In other words, the freneticism and multiphrenia brought about by the digital age is here now, for worse and better, on college/university campuses and off. So I want to say “yes, and…” to Elder.

Traditional campus communities have their work cut out for them when it comes to embodying affection, but it’s noble and necessary work. Yes, go do that work. - And online education is increasingly the most viable path for folks without the access and/or opportunity for a higher education in a physical campus community. And since we’re all placed somewhere, online education can also help serve the ends of affection, if said online education tries mightily to build a learning community and help its students love their local communities more and be better neighbors.

Campus-based education has a kind of “gathering, forming, & sending” progression and it’s in the forming stage that affection should be cultivated with the hope that it “sticks” after the sending phase, when students go on to some other place with some other people. Perhaps online education just has to work at it in a different fashion: gathering and forming already-placed-elsewhere students who are no more (or less) “saturated selves” than are traditional college students.

So can affection be cultivated through an online education? It depends on the online education, but I want to say yes. Would it be difficult to pull off? Yes. – How much more difficult would it be than the campus culture in the US which exhibits all the non- or even anti-affectionate habits of the broader society in our digital age? I’m suggesting it’s not much.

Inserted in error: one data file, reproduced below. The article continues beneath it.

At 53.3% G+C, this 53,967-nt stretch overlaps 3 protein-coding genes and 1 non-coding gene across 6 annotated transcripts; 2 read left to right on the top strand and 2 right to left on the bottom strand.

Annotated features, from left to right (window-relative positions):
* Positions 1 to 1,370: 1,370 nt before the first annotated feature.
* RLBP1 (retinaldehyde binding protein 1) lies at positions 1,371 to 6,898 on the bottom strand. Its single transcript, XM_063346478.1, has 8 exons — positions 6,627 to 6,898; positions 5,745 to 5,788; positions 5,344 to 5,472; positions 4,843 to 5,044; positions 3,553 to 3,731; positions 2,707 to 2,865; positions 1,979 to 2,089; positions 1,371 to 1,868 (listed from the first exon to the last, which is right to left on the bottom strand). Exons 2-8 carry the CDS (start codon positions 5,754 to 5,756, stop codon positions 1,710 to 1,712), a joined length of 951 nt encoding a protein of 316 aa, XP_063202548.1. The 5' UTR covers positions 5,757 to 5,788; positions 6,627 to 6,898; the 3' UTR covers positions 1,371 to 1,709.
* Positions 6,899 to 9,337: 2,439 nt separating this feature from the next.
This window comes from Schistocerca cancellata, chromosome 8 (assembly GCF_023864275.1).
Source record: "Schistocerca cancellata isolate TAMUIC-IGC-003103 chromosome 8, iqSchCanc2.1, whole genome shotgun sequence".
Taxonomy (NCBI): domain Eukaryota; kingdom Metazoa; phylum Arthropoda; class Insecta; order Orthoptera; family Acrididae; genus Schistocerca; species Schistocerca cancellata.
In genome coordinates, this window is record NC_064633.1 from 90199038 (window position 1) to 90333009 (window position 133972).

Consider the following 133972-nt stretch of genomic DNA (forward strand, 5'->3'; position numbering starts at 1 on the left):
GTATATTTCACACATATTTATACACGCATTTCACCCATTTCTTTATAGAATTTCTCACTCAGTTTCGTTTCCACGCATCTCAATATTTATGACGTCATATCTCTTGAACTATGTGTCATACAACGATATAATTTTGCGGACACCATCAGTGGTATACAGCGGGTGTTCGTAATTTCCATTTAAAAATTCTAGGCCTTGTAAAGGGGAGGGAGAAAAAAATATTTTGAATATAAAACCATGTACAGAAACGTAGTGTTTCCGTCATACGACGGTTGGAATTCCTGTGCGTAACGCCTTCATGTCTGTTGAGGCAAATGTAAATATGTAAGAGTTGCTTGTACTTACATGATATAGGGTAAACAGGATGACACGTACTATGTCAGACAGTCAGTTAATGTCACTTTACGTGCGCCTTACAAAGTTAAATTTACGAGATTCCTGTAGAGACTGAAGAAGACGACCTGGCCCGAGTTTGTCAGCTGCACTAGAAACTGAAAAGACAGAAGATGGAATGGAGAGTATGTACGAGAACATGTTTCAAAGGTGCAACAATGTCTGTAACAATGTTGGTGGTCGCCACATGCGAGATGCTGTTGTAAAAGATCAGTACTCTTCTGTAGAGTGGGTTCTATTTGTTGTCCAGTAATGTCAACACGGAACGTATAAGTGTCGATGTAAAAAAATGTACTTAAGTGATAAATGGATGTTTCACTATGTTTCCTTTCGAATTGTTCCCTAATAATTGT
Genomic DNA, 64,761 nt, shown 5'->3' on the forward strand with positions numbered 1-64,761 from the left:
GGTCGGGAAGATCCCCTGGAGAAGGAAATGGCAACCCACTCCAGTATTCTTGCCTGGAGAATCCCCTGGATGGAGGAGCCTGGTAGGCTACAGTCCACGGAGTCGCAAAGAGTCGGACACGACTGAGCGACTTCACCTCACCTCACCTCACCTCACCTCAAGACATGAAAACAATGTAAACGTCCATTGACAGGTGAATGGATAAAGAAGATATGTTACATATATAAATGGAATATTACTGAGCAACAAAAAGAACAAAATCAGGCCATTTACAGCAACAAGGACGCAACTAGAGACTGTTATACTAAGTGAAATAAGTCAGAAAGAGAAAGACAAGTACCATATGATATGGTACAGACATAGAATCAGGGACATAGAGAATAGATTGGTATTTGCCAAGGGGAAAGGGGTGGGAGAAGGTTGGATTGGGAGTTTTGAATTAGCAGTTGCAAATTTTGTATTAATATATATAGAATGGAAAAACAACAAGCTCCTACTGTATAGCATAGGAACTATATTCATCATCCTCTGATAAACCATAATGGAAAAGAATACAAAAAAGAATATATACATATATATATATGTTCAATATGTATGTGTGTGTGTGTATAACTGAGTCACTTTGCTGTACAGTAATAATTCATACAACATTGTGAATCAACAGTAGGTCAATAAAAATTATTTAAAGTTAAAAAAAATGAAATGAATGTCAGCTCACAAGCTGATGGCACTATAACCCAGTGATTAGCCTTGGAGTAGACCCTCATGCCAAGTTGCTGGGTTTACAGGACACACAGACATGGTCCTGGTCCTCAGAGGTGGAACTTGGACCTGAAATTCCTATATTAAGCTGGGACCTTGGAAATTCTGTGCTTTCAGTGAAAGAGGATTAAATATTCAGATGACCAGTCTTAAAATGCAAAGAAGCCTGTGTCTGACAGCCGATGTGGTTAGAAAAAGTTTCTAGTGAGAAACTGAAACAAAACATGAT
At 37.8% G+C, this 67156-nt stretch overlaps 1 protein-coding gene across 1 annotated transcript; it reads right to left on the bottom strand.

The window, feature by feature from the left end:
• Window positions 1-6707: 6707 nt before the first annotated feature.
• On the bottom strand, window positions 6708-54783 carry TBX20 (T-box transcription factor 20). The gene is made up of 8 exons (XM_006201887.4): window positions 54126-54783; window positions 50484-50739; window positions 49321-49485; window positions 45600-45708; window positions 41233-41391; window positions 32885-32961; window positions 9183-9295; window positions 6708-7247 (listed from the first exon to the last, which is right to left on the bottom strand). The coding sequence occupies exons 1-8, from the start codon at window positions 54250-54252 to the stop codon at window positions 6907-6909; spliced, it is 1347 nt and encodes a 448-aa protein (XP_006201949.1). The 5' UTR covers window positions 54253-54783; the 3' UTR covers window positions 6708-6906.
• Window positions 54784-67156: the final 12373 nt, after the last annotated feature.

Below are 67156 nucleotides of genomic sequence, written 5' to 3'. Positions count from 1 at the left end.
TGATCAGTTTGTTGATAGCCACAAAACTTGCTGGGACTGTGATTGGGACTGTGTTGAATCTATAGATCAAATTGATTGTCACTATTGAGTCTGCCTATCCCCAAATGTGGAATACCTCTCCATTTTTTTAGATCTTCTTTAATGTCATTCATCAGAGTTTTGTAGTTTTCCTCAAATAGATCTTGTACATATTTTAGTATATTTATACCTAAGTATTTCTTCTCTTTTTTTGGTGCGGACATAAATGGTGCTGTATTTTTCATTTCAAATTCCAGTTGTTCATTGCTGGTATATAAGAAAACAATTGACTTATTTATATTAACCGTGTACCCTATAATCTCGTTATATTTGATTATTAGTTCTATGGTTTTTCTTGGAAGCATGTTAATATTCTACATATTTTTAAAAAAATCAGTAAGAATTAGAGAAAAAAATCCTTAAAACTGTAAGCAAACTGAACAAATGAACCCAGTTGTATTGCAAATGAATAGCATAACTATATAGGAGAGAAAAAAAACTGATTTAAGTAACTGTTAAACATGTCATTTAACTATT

What I find compelling about the potential for online education within the Mennonite tradition and its various institutions of higher education (including both EMU & Tabor College), is the possibility of a radical online education. One that’s “subversive” in the sense that it uses the tools of the digital age but calls out their contingency, questions their inevitability, highlights their pitfalls and ultimate limits. I’m talking about deconstruction. – But deconstruction on the way to developing attitudes and practices which can help re-construct something more life-giving than what our consumer culture can provide: Affection for self and neighbors – friends and enemies, affection for place, and ultimately (in the Christian context) affection for our creating and sustaining God. And when we do this in collaboration with each other - rather than mimicking the logic of consumer capitalism – the radical potential only increases, deepening roots and establishing routes/linkages that contribute to the common good of Mennonite communities and institutions, and those whom we serve (i.e. “the world”).

That’s what keeps me “coming to work” for EMU, staring into the screen, as I do, from my little town in rural Iowa…